Talk about rubbing salt on an open wound!
Some guy from Los Angeles has rented a billboard right across the street from Fenway Park that says, "Dear Boston, thanks for Mookie Betts." The perpetrator of the outrage then had the audacity to claim that he meant no harm -- as he carefully removed the dagger from our spleen. It's not enough to say that the billboard has interrupted our healing process. We're not even through grieving yet.
A friend of mine who is a Red Sox devotee -- which is to say a fellow mourner -- recently fulminated that the Mookie trade to the Dodgers was at least as bad, and probably worse, than the sale of Babe Ruth to the Yankees that took place more than a century ago. And we're still not over that one.
For whatever comfort it may be, the Mookie trade does not rise to the level of crime against humanity that the Ruth deal did. In the first place, Babe Ruth was arguably the greatest player in baseball history; Mookie Betts is great, but he's not even the best player in today's major leagues (that honor is generally accorded to Mike Trout of the Angels), let alone in history. Ruth hit 714 homers in a time when no one else had as many as 400; which is about what Mookie, if he remains productive for the length of his gargantuan contract with the Dodgers, is projected to hit over the length of his career. Ruth had a lifetime batting average of .342. In the years since he played, only Ted Williams (.344) has hit for a higher average. Mookie has a lifetime batting average of .301 and has not reached the .300 mark since 2018. Much has been said, and rightly so, about Betts's defensive skills and base running acumen; but Ruth, who, it should be noted, was only 25 in his first season in New York, had plenty of speed, was highly regarded defensively, and had an arm, having been the best left handed pitcher in the league while with the Red Sox, was at least the equal of Betts'. It was only in his later career that Babe's torso grew to the proportions for which it's now so well remembered thus slowing him down.
Mookie Betts is a wonderful player in every respect, but he is no Babe Ruth, and neither has anyone else been in baseball history.
A key component of the Ruth deal was never announced at the time. In addition to the hundred grand (the highest price in baseball history at the time) that Yankee owner, Colonel Jake Ruppert, forked over for Ruth, he also granted Sox owner Harry Frazee a loan of $300,000 with Fenway Park itself put up as collateral. That part of the transaction was all very hush-hush, of course, but what it meant was that the owner of the Yankees held the mortgage on Fenway Park and thus had the owner of the Red Sox completely under his thumb. That's how he was able to hire away Red Sox manager Ed Barrow to be the Yankee general manager and then cherry-pick every good player from the Red Sox roster.
So it was that in 1923, when the Yankees won their first ever World Series, their starting catcher (Wally Schang), shortstop (Everett Scott), third baseman (Jumpin' Joe Dugan), the entire starting pitcher rotation (Waite Hoyt, Herb Pennock, Bullet Joe Bush, and Sam Jones), oh, and let's not forget the guy out in right field, who by then was as famous as the president of the United States, had been sold to them by Red Sox owner Harry Frazee in the aftermath of that infamous under-table loan.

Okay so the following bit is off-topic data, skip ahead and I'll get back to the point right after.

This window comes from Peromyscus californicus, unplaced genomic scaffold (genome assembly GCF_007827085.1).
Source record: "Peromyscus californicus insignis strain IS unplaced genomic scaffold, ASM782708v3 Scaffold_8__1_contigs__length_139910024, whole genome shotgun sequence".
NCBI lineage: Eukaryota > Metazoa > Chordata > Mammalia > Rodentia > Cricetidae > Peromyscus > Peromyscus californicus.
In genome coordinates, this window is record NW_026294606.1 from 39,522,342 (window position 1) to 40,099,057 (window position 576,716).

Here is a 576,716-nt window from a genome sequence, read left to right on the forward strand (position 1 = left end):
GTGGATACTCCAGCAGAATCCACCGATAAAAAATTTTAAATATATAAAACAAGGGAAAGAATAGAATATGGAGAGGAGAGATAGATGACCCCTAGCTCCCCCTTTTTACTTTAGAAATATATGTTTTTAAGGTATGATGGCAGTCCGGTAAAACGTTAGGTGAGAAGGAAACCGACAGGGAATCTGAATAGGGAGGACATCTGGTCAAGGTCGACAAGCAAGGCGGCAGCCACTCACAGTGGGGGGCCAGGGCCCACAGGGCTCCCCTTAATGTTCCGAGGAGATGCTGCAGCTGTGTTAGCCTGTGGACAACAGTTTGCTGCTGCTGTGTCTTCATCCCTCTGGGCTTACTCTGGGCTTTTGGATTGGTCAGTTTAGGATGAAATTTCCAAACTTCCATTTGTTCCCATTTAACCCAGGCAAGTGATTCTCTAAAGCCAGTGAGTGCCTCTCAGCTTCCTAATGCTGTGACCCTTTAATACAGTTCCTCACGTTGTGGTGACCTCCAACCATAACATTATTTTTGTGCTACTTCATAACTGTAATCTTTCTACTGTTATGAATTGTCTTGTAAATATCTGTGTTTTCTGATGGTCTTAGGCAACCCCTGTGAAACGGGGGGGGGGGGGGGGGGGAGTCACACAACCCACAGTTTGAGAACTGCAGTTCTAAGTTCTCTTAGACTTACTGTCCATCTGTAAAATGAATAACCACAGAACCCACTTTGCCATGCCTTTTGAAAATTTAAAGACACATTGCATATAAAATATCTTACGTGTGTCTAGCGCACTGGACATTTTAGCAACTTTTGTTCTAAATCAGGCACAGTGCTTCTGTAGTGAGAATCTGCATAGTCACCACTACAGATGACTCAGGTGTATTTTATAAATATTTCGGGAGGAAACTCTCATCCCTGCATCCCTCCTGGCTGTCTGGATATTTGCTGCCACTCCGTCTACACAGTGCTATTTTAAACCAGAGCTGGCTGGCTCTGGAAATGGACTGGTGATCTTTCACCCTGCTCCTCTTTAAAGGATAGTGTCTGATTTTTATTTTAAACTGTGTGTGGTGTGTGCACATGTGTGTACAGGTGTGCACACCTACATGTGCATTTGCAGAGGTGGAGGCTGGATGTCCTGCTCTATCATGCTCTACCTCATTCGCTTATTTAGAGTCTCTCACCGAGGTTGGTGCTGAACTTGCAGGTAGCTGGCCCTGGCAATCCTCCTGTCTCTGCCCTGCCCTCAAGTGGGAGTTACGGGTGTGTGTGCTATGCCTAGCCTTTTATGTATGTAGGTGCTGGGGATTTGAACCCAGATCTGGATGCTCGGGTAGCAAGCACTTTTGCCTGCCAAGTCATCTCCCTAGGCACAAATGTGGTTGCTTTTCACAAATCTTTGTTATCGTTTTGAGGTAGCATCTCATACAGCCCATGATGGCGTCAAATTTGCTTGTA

The hardest thing to stomach about the epic sell-out to the Yankees was that very little of the cash that Frazee reaped was used to develop the Red Sox; it all went into propping up Frazee's foundering theatre production business and supporting his lavish life-style.
But that was then and this is now. The question now is will Mookie be worth the guaranteed $365 million that the Dodgers committed over the next 13 years to keep him, for it surely would have cost the Red Sox as much. The answer over the short term is absolutely yes. Betts led Los Angeles to their World Series title in his first year with them, their first in 32 years. But how will the Dodgers' investment look 13 years down the road? Long-term contracts at big bucks don't generally work out. In 2011, the Los Angeles Angels signed Albert Pujols to a 10-year deal at the then outlandish sum of $240 million. It seemed reasonable at the time because in 11 years with the St. Louis Cardinals he had compiled a batting average of .328 to go along with 415 home runs and 1329 runs batted in, numbers that could be described as near Ruthian. But in nine seasons with the Angels, he's hit for an average of only .257 with just 217 homers and 771 RBIs. Moreover, in those nine seasons with the Angels, they have made the postseason exactly once, in 2014, when they were swept in the first round by the Kansas City Royals. Pujols is on the books this season, the last of his contract, for $30 million. I would say that the Angels have not received much bang for their 240 million bucks.
Another example of a big contract gone bad, or at least in the process of it, is Giancarlo Stanton's deal with the Yankees. Remember the weeping and gnashing of teeth that went on when the Evil Empire procured him and the lion's share of his huge contract from the Miami Marlins? Well, it turns out that Giancarlo, for all his impressive size and muscles, is a delicate creature; he managed to get to bat only 59 times in 2019 and 76 times last season. What's the over-under on when he hits the injured list this year, June 15? The bad news for the Yankees is that Stanton has seven years to go on his contract at a cost of $218 million, $188 million of which they're on the hook for.
That guy who rented that billboard across the street from Fenway Park only rented it for a month. He made a much better deal than a lot of baseball teams have made.
- Dick Flavin is a New York Times bestselling author; the Boston Red Sox "Poet Laureate" and The Pilot's recently minted Sports' columnist.